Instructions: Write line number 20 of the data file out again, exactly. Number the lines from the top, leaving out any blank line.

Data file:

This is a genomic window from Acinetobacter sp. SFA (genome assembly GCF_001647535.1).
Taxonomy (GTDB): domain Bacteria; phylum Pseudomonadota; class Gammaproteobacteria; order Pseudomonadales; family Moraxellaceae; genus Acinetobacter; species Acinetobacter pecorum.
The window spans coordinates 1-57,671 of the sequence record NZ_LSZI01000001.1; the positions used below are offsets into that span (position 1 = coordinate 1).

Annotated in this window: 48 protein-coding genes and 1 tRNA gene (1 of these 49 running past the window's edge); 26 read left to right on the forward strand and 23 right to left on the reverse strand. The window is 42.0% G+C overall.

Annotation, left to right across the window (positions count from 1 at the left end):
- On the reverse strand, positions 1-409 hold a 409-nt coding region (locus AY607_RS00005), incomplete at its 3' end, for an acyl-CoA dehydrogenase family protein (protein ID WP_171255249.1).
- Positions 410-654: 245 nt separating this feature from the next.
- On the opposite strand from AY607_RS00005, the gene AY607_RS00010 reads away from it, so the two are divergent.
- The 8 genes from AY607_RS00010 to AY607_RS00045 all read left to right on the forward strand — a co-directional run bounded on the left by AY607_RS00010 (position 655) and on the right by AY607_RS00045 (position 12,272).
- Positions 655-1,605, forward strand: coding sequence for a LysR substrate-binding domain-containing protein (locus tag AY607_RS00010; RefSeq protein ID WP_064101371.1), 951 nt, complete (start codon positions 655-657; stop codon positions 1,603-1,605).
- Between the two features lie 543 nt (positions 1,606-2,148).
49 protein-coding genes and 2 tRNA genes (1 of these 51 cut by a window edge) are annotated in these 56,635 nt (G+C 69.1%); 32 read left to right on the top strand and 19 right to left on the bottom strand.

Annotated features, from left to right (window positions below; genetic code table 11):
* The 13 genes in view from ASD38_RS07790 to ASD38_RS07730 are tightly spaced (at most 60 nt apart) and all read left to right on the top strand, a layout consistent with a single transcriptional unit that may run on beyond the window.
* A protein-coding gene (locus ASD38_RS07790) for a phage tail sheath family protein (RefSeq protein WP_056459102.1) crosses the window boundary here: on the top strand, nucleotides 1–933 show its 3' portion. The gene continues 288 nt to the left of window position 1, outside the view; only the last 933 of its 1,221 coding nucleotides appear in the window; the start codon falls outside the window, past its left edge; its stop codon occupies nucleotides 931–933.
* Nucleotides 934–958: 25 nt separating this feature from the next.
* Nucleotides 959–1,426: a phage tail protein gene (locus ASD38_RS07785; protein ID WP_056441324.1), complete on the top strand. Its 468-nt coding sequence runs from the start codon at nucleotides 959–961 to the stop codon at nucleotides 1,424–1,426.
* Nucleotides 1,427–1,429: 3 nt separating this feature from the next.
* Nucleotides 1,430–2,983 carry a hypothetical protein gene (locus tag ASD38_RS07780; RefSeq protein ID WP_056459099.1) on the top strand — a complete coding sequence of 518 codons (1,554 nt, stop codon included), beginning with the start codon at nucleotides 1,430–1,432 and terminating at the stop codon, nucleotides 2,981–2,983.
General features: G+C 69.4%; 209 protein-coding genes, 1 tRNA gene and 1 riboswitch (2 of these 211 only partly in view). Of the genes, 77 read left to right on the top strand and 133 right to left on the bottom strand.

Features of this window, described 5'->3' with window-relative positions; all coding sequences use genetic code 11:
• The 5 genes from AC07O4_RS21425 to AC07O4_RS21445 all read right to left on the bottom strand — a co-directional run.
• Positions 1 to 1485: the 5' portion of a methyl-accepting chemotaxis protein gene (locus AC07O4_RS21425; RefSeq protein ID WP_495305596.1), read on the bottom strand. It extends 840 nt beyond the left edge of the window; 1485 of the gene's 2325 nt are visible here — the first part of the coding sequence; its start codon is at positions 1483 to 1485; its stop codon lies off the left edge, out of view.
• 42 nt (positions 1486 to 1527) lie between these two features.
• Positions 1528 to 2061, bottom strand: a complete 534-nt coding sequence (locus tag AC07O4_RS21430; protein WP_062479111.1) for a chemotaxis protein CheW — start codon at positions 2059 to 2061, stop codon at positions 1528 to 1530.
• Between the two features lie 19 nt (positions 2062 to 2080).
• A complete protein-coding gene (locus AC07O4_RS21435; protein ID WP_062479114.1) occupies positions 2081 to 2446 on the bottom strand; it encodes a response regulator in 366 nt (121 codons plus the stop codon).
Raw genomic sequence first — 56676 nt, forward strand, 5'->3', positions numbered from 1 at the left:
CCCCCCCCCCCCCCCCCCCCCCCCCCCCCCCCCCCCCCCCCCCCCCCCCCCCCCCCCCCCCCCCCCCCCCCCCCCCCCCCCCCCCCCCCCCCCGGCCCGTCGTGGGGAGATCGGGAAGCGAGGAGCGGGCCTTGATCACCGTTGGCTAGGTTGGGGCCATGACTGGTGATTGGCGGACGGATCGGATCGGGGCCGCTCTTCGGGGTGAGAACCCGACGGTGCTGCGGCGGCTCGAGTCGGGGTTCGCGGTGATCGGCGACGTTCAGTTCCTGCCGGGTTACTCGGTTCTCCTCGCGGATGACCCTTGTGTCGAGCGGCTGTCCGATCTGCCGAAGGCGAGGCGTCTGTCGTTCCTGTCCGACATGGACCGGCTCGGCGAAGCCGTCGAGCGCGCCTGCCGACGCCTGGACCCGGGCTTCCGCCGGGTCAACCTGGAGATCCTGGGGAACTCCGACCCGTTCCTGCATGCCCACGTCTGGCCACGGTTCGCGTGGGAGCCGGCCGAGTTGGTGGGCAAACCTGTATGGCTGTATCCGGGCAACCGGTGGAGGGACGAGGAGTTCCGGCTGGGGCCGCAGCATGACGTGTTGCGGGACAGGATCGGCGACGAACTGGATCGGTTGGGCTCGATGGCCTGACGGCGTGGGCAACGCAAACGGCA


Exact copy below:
General features: G+C 69.4%; 209 protein-coding genes, 1 tRNA gene and 1 riboswitch (2 of these 211 only partly in view). Of the genes, 77 read left to right on the top strand and 133 right to left on the bottom strand.